He longs for that day because right now all the nations are walking after their own gods, not the one true God. And of course this entails all sorts of oppression and injustice. But he holds on to that vision so that he can have the power to live in light of it.

So, God has raised Jesus from the dead—everything’s changed! And we must embody that reality in our lives and in this community.

What on earth might that mean for us at Midtown? How do things change in light of the resurrection? I’ll mention just a few possibilities from our passages. If these provoke further suggestions, let’s discuss those, too.

First, we’re a community of healing and restoration. We see this obviously in the Acts text with the man born lame. It is one of our most basic tasks to do good in the name of Jesus. To look at ourselves and this neighborhood, take an honest assessment, identify needs, and then come up with creative and imaginative ways to bring about restoration and healing—seeking to get people back up on their feet. And we don’t do this in order to get a hearing for the gospel. Doing creative acts of restoration and healing is the gospel. We carry out redemptive acts that signal that God is making the world new, because these are the kinds of things we’ll be doing all the time when the world is made new.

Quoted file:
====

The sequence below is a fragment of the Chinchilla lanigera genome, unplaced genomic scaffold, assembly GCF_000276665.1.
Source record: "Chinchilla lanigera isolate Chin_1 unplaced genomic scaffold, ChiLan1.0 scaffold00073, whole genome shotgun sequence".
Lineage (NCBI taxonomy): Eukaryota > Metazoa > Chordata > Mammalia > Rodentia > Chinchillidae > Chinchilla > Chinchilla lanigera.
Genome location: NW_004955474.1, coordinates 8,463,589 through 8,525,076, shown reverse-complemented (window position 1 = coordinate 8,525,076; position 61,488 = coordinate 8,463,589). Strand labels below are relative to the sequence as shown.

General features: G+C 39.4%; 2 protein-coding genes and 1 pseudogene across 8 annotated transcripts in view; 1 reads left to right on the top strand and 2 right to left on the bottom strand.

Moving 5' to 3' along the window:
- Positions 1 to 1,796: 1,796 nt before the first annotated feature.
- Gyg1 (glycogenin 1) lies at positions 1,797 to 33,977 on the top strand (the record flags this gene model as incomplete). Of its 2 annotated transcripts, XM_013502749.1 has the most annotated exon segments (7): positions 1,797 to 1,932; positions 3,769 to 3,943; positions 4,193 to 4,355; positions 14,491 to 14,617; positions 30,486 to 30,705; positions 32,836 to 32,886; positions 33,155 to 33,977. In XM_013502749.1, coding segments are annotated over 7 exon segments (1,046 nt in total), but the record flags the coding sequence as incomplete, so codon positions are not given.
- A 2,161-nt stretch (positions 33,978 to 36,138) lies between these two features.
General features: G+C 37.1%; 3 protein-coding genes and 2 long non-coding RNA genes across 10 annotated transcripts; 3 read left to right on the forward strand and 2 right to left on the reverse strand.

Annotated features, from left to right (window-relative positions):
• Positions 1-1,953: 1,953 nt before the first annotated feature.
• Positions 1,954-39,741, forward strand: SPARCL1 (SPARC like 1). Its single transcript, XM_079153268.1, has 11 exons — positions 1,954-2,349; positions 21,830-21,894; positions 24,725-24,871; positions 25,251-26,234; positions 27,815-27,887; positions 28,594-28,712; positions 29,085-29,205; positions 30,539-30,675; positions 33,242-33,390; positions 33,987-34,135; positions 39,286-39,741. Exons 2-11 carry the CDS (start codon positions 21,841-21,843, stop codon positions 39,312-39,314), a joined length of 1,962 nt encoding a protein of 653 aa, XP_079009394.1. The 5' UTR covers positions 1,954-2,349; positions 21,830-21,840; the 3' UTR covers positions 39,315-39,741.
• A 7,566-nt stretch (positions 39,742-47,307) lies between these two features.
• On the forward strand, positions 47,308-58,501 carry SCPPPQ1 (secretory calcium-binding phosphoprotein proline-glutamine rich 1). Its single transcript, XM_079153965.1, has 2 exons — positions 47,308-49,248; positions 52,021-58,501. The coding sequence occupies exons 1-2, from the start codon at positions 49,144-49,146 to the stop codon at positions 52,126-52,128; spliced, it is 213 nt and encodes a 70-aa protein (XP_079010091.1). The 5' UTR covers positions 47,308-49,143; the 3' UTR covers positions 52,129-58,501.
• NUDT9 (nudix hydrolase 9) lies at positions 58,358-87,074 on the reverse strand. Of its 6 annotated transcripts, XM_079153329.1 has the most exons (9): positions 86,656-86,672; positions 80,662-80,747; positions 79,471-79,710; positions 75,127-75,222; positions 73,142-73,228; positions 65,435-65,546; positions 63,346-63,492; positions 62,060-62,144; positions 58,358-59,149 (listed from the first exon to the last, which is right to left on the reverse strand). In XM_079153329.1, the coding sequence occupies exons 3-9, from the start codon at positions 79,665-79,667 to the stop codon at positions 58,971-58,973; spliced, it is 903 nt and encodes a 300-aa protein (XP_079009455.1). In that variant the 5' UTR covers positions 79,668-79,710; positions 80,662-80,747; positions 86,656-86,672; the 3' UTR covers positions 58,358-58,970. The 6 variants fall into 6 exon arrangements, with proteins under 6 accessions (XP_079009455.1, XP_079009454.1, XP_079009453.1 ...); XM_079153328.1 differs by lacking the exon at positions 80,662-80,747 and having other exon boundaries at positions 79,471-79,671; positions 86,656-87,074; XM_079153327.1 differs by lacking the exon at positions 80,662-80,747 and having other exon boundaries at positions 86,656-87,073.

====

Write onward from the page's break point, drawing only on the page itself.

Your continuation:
And, just like in Acts, when we have the opportunity to do good, we mention plainly that we’re doing these things in the name of Jesus, whom God raised from the dead.

We’re also a community that gives praise to God. Praise dominates the Micah text, the psalm, and Acts. When we praise God we’re doing several things. We’re pondering the great things that God has done—it’s educational. We are re-learning and remembering what God is like and how gracious and good he is. But we’re also training our emotions to love and prize God, and to long for his creation to be made new, just as he has promised.

The Apostle John draws several implications from what God has done in Christ. In the 1 John text, we see that we must be a community that confesses our sin to one another and to God. If we deny our brokenness and our being sinners, we are liars, refusing to recognize our need of God—refusing to live in reality. We must confess our condition as sinners, always owning our need of God in Christ.

It is not an easy thing to do to speak plainly about our sins. When we sin against one another, we typically seek for ways of getting out of the situation while preserving as much of our dignity as possible. If we need to maybe apologize a little, we’ll do it grudgingly. But doing that doesn’t lead to restoration and to community wholeness. Only when we sit with another person and name what we’ve done, recognizing the damage that we’ve inflicted with our words or deeds, and asking for forgiveness, do we actually enjoy complete restoration with a person we have wronged.